Audacity have been bashing out ace garage-punk jams for roughly a dozen years, and listening to their latest album, 'Butter Knife,' released earlier this week on Suicide Squeeze, it's easy to see why they've kept at it for so long. If there's a better way to spend your 20s than drinking beers and dropping fuzzy noise-bombs with your bestest buds, mankind has yet to find it. The foursome from Fullerton, Calif., are several dates into a U.S. tour that includes shows with Hunters and Mean Jeans and runs through early December, and before piling into the van, the fellas were nice enough to answer a handful of email questions.

You guys are from Fullerton. That's Social Distortion country. Did you grow up worshipping Mike Ness? If so, what's your favorite of his songs?

We love the real Mike Ness, as seen in the movie 'Another State of Mind,' when he's applying makeup in the mirror, explaining how it represents his intense emotions. That Mike Ness is still somewhere inside his current incarnation. Some choice Social D cuts include 'Another State of Mind, 'Story of My Life,' 'Mommy's Little Monster' and 'Ball and Chain.'

This new record is more polished than, say, the stuff on 'Power Drowning,' but we're still talking about fast and catchy guitar songs. Do you ever feel constrained, or is the joy of cranking your amp and singing a great hook still pretty much as good as it gets?

We love loud guitar catchy music -- that is our bread and butter -- but we still love to do other stuff and branch out and experiment with other vibes and whatnot. Our new album has a few very ballady songs, and each track varies between different types of emotions and feelings, from anger to melancholy to joy and wistfulness.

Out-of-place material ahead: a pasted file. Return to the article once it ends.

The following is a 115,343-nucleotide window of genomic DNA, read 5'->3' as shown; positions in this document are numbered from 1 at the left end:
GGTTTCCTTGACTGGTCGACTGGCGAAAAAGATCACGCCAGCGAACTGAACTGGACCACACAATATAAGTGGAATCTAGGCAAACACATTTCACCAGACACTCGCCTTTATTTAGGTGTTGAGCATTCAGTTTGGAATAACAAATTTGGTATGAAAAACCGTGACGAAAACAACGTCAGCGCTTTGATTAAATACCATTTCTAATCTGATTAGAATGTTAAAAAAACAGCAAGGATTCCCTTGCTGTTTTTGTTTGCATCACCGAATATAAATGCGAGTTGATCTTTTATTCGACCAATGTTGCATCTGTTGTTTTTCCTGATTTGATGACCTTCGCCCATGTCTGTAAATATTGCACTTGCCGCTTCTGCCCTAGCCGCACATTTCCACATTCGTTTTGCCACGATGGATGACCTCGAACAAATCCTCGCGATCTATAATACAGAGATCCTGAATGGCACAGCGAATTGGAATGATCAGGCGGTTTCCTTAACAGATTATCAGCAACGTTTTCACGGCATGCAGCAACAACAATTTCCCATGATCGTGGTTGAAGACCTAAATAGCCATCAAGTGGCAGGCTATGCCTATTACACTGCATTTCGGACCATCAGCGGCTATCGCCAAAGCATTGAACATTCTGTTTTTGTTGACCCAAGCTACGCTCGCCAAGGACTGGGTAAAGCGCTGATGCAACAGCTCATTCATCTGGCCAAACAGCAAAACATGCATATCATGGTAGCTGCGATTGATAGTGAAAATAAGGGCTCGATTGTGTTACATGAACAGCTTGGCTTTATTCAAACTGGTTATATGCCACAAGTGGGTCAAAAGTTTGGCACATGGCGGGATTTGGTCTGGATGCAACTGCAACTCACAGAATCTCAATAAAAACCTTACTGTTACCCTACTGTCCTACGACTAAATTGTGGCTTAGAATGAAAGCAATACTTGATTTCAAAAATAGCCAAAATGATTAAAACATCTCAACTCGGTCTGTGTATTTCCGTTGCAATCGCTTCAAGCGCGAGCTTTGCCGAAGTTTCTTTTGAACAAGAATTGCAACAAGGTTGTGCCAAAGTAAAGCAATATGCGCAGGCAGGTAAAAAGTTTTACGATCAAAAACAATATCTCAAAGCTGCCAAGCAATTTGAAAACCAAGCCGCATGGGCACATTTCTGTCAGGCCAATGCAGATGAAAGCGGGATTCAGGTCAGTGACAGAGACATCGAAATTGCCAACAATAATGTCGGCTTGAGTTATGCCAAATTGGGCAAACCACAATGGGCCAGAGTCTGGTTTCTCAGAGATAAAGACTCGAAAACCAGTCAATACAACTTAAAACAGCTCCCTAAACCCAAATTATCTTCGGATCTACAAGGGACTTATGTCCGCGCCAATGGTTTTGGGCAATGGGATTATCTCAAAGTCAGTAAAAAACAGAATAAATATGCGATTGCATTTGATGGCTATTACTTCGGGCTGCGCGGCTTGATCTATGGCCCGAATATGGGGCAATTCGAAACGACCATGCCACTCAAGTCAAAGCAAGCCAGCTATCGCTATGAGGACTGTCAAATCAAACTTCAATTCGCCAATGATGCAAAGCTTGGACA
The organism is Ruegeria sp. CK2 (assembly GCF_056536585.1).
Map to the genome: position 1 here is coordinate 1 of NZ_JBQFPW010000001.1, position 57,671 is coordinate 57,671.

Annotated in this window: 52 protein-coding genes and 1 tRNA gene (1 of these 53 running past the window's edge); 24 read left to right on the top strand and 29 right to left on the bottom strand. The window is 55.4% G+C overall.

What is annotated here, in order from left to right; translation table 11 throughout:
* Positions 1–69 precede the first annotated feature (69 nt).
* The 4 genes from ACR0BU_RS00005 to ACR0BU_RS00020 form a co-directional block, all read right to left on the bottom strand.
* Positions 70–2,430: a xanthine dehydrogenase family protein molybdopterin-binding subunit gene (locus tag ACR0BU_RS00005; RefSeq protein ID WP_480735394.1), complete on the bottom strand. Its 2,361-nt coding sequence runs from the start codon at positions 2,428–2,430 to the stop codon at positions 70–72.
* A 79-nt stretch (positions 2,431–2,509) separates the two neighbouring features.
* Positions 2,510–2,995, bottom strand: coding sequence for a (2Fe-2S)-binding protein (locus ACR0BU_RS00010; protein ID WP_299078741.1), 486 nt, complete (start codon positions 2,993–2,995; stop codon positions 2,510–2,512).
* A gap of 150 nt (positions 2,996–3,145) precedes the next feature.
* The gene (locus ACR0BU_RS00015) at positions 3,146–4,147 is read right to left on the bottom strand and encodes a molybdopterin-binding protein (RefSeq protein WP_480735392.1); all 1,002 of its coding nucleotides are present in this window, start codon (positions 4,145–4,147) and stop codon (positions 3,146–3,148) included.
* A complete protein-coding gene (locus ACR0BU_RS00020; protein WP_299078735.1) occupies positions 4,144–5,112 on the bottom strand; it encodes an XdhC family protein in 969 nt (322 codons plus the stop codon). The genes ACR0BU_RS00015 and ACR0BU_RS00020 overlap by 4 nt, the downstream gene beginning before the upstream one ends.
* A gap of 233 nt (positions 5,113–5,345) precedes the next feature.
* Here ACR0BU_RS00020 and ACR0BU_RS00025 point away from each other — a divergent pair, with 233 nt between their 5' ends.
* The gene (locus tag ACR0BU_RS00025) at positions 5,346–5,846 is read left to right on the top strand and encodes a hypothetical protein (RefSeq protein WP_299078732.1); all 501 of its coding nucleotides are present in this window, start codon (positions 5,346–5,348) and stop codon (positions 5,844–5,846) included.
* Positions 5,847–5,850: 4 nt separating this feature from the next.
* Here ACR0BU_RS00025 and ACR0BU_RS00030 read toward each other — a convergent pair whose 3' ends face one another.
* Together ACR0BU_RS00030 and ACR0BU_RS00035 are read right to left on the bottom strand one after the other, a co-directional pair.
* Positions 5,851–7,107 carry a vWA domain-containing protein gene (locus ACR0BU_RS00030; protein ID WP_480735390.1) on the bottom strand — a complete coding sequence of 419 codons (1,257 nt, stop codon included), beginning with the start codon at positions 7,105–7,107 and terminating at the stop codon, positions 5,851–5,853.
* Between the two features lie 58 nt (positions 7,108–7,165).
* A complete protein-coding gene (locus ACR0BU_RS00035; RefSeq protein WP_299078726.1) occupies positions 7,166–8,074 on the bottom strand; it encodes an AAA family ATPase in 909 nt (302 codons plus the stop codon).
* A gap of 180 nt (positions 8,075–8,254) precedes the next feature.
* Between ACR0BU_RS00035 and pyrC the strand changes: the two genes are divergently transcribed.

Do you think there's anything inherently West Coast -- or California -- about your sound?

We're all definitely California people, but we're not necessarily all about the beach or think of ourselves as a surf band. We do love a lot of music from Southern California and Orange County, such as the aforementioned Social D and the Adolescents, Christian Death, Jackson Browne, Snoop Dogg and on and on. All kinds of great music comes from SoCal, and it's not always stereotypical surfer-dude stuff. But we love surfing too, bra!!

You have a sound and spirit similar to that of FIDLAR and the So So Glos, to name just two bands that instantly spring to mind. Do you feel a part of any kind of new garage-punk movement?

We're buddies with all these bands, but we feel like we're each doing different things musically. We all enjoy to drink beer, and in that way, our spirits are similar.

Assuming for a second there is a movement, and it winds up being as influential as the CBGBs scene, and it one day inspires a major motion picture, who should play you guys?

If Jim Arnie (Ernest) was alive, he would play Thomas [Alvarez]. Dustin Diamond (Screech) would play Cameron [Crowe]. The actor who played Draco Malfoy [in the Harry Potter series] would play Matt [Schmalfeld] and Larry David would be Kyle [Gibson].

How did the album's closer, 'Autumn,' which starts off as a kind of piano ballad, come about? Will you play that one live?

The song is about a friend that passed away, and the repercussions of that. We have played the song live a few times, and will probably play it occasionally.